White: Gandalf 5.0
Black: Kenneth Frey (MEX)
Download game in pgn-format.
16 December 2002 - Draw by mutual agreement.
Comment from Kenneth Frey
A short opinion and my thoughts during the game might complement the
match, without any lengthy analysis.
I felt quite happy after the first moves. White must improve on the
variation if he pretends to keep the advantage. Black is comfortable after
16.Nxe4. I guess choosing an opening is as difficult for Gandalf as for the
rest of us. As children we learned not to bring out the queen early, and this
games just proves the accuracy of the axiom, as her majesty was forced back
with no glory.
Now the first important and difficult decision was reached : to keep the
tension, take on d4 or play 16...c4. Every modern master has warned against
releasing the tension, because with a secure center, white then has a free
hand on the kingside. Certainly white´s prospects there could not be taken
lightly. I think my choice was correct, but only narrowly.
Gandalf had the very difficult task of proving that 16...c4 wasn´t
accurate, but 18.h3 gave me the impression he couldn't solve the strategical
complexities. I couldn't figure out why he thought the move was necessary.
White must play sharper before black's queenside begins to roll. This could be
achieved by bringing the queen or a rook to e4 and push the h-pawn to h4 and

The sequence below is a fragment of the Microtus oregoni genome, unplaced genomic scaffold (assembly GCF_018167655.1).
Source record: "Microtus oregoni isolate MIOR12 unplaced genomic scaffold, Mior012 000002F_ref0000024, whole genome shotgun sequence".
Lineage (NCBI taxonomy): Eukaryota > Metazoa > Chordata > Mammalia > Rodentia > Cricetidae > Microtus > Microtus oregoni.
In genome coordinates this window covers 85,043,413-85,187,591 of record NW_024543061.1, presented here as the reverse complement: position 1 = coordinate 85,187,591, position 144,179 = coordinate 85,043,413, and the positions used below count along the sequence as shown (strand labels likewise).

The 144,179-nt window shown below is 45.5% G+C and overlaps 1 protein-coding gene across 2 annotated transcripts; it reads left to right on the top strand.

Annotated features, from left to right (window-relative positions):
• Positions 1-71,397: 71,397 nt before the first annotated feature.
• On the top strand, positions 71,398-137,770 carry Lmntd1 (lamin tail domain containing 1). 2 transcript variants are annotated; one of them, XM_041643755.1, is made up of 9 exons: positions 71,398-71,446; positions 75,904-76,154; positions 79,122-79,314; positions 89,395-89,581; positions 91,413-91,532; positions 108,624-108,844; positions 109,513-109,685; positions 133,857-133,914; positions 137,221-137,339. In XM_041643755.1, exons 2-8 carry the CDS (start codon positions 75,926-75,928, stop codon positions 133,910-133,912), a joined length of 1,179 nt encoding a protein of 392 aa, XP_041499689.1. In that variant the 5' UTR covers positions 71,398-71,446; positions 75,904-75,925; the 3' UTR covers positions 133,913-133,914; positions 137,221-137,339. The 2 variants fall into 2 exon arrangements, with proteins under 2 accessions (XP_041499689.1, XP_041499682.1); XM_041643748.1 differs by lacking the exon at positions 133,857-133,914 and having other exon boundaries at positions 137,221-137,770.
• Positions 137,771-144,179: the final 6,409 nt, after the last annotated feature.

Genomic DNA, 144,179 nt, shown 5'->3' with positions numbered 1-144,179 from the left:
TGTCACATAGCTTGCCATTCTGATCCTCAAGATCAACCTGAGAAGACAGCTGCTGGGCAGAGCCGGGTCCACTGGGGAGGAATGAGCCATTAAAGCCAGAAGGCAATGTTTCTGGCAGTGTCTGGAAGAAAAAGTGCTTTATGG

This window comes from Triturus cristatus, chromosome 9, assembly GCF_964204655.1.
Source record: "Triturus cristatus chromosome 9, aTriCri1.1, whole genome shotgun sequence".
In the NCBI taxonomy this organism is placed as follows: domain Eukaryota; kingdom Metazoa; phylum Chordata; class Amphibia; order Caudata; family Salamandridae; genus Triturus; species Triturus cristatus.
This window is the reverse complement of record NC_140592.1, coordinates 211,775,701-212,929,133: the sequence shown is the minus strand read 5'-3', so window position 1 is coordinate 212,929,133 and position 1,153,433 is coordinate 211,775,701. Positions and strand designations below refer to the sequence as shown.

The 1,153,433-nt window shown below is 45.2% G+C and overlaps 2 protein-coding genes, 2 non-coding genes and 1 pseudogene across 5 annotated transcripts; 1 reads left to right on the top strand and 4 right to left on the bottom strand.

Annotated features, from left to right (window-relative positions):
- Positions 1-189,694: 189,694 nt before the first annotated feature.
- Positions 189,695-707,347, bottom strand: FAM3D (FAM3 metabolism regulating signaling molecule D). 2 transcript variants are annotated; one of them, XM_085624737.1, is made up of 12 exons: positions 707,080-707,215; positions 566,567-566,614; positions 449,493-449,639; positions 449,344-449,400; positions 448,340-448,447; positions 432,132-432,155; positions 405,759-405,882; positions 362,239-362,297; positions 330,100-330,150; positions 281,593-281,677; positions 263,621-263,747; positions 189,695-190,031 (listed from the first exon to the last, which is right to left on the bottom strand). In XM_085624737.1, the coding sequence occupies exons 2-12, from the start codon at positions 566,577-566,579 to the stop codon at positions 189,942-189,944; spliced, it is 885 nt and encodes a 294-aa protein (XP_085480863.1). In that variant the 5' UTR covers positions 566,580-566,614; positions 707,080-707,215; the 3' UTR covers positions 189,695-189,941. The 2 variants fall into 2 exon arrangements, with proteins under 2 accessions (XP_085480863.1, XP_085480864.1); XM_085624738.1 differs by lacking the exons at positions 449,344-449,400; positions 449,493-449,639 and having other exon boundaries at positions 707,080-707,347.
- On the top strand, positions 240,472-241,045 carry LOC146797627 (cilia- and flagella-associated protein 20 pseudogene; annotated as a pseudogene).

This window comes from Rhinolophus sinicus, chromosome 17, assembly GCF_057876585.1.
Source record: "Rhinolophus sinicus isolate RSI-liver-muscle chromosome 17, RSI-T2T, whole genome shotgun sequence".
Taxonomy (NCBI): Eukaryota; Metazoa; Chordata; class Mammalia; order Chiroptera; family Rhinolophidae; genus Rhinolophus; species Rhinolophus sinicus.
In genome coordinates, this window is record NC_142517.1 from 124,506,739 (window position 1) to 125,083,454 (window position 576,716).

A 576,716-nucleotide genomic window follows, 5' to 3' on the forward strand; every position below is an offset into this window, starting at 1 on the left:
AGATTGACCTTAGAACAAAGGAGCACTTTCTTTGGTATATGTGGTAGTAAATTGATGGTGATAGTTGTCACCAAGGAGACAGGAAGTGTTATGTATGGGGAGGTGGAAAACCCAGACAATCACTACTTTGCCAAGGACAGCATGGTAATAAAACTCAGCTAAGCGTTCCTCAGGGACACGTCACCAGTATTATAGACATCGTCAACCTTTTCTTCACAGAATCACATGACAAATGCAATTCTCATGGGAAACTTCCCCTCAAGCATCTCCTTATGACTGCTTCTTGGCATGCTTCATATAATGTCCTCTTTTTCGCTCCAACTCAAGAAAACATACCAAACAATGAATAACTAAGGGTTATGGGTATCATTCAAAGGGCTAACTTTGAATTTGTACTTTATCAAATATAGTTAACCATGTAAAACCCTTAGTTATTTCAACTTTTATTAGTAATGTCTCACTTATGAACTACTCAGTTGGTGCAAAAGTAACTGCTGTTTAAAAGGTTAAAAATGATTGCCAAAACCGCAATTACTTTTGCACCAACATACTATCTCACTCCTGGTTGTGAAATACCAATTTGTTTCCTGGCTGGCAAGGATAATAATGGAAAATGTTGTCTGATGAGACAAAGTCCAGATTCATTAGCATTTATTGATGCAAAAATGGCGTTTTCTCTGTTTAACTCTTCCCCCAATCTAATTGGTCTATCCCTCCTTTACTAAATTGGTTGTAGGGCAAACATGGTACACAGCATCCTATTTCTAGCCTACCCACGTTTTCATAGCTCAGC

h5. So white's critical point is his 18th move.
Then came the hideous 20...Nxc3. It stopped any attacking chances on the
kingside but killed the game that now turned very dull. The alternative was
the double-edged 20...Qd7 21.Qe4 Rfd1 or 21.Re4 a5 with interesting
possibilities for both sides, but white must find how to increase the pressure
on the black king. Unfortunately I have lost my analysis of the position
because I had little time to write down the variations at that period. In
general, white is not without chances and the spectrum of a mate finally
haunted me. So I failed to test Gandalf properly, but the little I saw is
My thanks to Gordon for his friendship and efficient management of
Gandalf, to Marijus Kulvietis, our captain, always ready to take another
challenge and Rebel, now a familiar company for me, after annotating every
game in the Odyssey 2001 tournament.
Comment from Gordon Rattray
As mainly a spectator myself, I can't comment much on the game directly.
However, I enjoyed playing a part and it was interesting to watch Gandalf
analyse upon receiving a move from Kenneth.
Once out of its opening book, Gandalf's numerical evaluation of the game
positions didn't change very much. I think at the very most it once
estimated about 0.3 of a pawn in its favour. The final position was
evaluated at 0.0. So, in summary, Gandalf estimated that the game
was almost level throughout.
It is of great credit to both players that they didn't concede any
disadvantages during such high level play. Congratulations to Kenneth
for playing so well, and congratulations to Steen for writing Gandalf.
Operator of Gandalf on Board 2:
Country: Scotland, UK. (City: Glasgow)
Occupation: Software engineer
Interests: computer chess and AI in general
Used hardware for this match: 2 separate Athlon 1.1 Ghz PC's using 200 Mb hash tables and all 3, 4 and 5 man endgame tablebases.